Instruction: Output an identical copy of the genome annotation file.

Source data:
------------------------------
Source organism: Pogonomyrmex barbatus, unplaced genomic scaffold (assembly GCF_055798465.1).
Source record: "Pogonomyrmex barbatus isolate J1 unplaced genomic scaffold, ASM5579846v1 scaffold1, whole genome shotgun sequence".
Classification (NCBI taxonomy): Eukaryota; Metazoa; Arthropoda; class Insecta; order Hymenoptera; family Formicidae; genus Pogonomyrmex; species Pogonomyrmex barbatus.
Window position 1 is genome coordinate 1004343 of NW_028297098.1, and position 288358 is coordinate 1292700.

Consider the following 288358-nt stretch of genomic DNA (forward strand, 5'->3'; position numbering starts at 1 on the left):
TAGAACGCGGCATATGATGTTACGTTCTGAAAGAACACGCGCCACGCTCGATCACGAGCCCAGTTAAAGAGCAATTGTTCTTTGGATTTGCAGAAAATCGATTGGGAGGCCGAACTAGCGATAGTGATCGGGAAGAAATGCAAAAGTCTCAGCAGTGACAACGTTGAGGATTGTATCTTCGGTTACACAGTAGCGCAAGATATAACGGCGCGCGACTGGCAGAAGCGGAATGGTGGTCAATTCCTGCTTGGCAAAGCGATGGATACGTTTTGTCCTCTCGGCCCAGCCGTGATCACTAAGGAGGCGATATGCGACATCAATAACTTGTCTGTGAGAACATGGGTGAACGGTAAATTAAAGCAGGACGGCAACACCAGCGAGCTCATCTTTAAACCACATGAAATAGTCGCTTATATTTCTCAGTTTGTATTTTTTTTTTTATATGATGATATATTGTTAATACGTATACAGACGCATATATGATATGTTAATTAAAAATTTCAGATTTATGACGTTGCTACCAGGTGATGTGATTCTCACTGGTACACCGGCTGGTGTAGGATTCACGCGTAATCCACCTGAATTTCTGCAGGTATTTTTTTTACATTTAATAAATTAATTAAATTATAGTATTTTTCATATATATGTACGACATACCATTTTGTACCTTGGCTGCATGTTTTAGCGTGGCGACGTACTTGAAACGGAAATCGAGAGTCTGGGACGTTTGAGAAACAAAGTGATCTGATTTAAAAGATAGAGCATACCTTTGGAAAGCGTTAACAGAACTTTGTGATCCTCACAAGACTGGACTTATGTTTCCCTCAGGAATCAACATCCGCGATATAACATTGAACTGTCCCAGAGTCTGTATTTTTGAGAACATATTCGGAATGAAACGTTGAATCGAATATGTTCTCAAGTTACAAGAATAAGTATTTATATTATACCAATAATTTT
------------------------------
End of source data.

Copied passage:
Source organism: Pogonomyrmex barbatus, unplaced genomic scaffold (assembly GCF_055798465.1).
Source record: "Pogonomyrmex barbatus isolate J1 unplaced genomic scaffold, ASM5579846v1 scaffold1, whole genome shotgun sequence".
Classification (NCBI taxonomy): Eukaryota; Metazoa; Arthropoda; class Insecta; order Hymenoptera; family Formicidae; genus Pogonomyrmex; species Pogonomyrmex barbatus.
Window position 1 is genome coordinate 1004343 of NW_028297098.1, and position 288358 is coordinate 1292700.

Consider the following 288358-nt stretch of genomic DNA (forward strand, 5'->3'; position numbering starts at 1 on the left):
TAGAACGCGGCATATGATGTTACGTTCTGAAAGAACACGCGCCACGCTCGATCACGAGCCCAGTTAAAGAGCAATTGTTCTTTGGATTTGCAGAAAATCGATTGGGAGGCCGAACTAGCGATAGTGATCGGGAAGAAATGCAAAAGTCTCAGCAGTGACAACGTTGAGGATTGTATCTTCGGTTACACAGTAGCGCAAGATATAACGGCGCGCGACTGGCAGAAGCGGAATGGTGGTCAATTCCTGCTTGGCAAAGCGATGGATACGTTTTGTCCTCTCGGCCCAGCCGTGATCACTAAGGAGGCGATATGCGACATCAATAACTTGTCTGTGAGAACATGGGTGAACGGTAAATTAAAGCAGGACGGCAACACCAGCGAGCTCATCTTTAAACCACATGAAATAGTCGCTTATATTTCTCAGTTTGTATTTTTTTTTTTATATGATGATATATTGTTAATACGTATACAGACGCATATATGATATGTTAATTAAAAATTTCAGATTTATGACGTTGCTACCAGGTGATGTGATTCTCACTGGTACACCGGCTGGTGTAGGATTCACGCGTAATCCACCTGAATTTCTGCAGGTATTTTTTTTACATTTAATAAATTAATTAAATTATAGTATTTTTCATATATATGTACGACATACCATTTTGTACCTTGGCTGCATGTTTTAGCGTGGCGACGTACTTGAAACGGAAATCGAGAGTCTGGGACGTTTGAGAAACAAAGTGATCTGATTTAAAAGATAGAGCATACCTTTGGAAAGCGTTAACAGAACTTTGTGATCCTCACAAGACTGGACTTATGTTTCCCTCAGGAATCAACATCCGCGATATAACATTGAACTGTCCCAGAGTCTGTATTTTTGAGAACATATTCGGAATGAAACGTTGAATCGAATATGTTCTCAAGTTACAAGAATAAGTATTTATATTATACCAATAATTTT